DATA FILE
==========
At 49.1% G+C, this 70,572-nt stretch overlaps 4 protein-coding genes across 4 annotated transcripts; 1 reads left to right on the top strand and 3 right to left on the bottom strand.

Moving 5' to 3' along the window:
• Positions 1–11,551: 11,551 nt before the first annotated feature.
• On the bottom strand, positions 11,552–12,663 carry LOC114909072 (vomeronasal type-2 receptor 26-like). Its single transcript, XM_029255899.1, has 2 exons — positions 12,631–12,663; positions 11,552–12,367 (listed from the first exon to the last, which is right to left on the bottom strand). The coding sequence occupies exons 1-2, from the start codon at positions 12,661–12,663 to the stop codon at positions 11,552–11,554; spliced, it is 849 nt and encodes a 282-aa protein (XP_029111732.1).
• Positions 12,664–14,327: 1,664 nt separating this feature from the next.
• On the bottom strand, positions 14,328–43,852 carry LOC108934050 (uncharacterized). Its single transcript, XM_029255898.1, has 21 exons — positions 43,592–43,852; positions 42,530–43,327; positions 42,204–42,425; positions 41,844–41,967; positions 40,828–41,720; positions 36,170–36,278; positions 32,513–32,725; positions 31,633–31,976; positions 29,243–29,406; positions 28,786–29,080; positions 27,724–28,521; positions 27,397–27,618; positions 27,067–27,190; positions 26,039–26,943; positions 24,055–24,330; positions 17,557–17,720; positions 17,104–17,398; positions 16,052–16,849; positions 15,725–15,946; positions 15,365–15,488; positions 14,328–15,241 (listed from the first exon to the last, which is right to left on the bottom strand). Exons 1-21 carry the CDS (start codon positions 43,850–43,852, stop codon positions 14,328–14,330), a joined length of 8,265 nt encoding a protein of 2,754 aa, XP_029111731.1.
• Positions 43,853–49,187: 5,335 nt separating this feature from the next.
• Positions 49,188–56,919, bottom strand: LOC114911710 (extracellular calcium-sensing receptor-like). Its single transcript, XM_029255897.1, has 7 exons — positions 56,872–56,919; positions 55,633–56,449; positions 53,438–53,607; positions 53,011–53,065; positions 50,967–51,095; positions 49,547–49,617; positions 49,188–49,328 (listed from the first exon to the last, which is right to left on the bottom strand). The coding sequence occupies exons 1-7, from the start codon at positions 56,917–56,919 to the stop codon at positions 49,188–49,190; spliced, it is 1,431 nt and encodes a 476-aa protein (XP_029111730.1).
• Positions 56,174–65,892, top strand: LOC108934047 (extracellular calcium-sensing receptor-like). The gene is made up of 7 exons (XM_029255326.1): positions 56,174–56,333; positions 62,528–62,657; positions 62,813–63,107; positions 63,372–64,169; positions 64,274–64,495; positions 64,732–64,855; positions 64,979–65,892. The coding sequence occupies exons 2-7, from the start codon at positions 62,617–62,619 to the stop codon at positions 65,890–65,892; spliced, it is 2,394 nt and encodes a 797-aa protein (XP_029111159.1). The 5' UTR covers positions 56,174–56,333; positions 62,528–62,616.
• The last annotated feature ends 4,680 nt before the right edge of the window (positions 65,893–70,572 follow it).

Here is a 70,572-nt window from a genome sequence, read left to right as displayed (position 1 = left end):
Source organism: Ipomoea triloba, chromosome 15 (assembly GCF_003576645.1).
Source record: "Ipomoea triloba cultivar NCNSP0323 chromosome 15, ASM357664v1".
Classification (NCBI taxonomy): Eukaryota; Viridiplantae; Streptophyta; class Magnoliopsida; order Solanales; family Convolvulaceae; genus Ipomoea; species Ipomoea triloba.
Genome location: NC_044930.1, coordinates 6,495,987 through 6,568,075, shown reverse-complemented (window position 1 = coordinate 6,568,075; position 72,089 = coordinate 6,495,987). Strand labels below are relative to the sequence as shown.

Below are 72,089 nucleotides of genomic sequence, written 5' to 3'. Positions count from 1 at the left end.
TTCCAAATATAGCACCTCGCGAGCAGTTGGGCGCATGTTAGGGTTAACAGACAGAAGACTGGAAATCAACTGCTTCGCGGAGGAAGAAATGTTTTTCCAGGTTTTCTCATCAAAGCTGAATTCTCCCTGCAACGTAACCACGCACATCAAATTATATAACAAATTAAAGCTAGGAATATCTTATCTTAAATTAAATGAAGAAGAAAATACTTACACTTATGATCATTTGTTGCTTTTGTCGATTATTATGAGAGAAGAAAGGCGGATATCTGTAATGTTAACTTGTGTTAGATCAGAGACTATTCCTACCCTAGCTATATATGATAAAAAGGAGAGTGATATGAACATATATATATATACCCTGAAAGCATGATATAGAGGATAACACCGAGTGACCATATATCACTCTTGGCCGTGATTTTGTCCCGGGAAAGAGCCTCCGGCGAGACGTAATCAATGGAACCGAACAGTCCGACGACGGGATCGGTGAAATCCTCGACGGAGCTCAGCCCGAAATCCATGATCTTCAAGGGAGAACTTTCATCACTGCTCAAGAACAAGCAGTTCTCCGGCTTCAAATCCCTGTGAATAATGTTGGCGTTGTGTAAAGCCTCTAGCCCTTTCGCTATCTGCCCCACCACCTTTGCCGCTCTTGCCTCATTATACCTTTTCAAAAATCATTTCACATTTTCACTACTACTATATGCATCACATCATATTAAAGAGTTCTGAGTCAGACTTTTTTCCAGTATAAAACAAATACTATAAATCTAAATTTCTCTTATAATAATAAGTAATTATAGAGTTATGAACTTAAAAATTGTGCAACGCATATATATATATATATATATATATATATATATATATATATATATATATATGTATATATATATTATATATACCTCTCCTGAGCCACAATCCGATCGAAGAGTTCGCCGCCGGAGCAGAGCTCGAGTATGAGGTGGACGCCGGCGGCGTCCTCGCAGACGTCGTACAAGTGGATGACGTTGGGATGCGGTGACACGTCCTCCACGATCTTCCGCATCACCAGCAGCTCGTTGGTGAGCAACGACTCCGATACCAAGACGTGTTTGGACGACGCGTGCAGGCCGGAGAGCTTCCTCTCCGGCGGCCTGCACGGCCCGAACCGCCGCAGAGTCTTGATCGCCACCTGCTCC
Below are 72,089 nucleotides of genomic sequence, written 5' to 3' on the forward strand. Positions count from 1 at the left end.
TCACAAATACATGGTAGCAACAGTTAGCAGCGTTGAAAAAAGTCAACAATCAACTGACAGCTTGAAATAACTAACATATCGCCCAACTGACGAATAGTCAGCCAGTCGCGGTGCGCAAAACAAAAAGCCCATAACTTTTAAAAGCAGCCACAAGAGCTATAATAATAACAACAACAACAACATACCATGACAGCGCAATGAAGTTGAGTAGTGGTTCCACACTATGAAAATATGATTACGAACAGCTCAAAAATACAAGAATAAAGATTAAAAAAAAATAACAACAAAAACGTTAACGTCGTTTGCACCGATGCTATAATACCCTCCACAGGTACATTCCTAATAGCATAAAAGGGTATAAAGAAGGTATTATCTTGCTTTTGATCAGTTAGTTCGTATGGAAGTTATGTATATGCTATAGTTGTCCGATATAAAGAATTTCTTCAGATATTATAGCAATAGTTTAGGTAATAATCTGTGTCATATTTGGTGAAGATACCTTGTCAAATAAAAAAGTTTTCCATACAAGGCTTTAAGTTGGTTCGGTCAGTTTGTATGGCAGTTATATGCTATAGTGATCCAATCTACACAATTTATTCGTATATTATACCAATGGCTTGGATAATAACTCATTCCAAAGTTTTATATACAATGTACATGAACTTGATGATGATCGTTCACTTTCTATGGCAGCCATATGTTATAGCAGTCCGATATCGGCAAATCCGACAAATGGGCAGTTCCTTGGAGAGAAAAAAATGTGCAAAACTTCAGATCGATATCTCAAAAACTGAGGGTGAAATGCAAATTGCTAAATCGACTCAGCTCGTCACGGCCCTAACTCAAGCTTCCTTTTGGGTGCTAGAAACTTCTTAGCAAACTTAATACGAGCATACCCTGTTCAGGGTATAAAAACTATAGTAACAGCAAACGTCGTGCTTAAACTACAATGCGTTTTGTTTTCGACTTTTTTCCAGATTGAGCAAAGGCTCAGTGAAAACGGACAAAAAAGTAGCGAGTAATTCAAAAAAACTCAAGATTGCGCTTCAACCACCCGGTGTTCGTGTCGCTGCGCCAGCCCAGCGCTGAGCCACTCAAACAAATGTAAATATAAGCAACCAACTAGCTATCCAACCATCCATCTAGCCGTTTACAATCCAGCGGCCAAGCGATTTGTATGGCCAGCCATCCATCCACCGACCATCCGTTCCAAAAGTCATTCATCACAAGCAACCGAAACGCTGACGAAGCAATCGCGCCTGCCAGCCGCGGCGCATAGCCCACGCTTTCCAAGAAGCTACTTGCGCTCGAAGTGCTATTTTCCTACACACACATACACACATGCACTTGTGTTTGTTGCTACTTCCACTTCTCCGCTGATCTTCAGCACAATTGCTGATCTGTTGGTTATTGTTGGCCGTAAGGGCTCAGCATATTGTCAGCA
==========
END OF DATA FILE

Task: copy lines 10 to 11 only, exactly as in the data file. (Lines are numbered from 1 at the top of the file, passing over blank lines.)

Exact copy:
• The last annotated feature ends 4,680 nt before the right edge of the window (positions 65,893–70,572 follow it).

Here is a 70,572-nt window from a genome sequence, read left to right as displayed (position 1 = left end):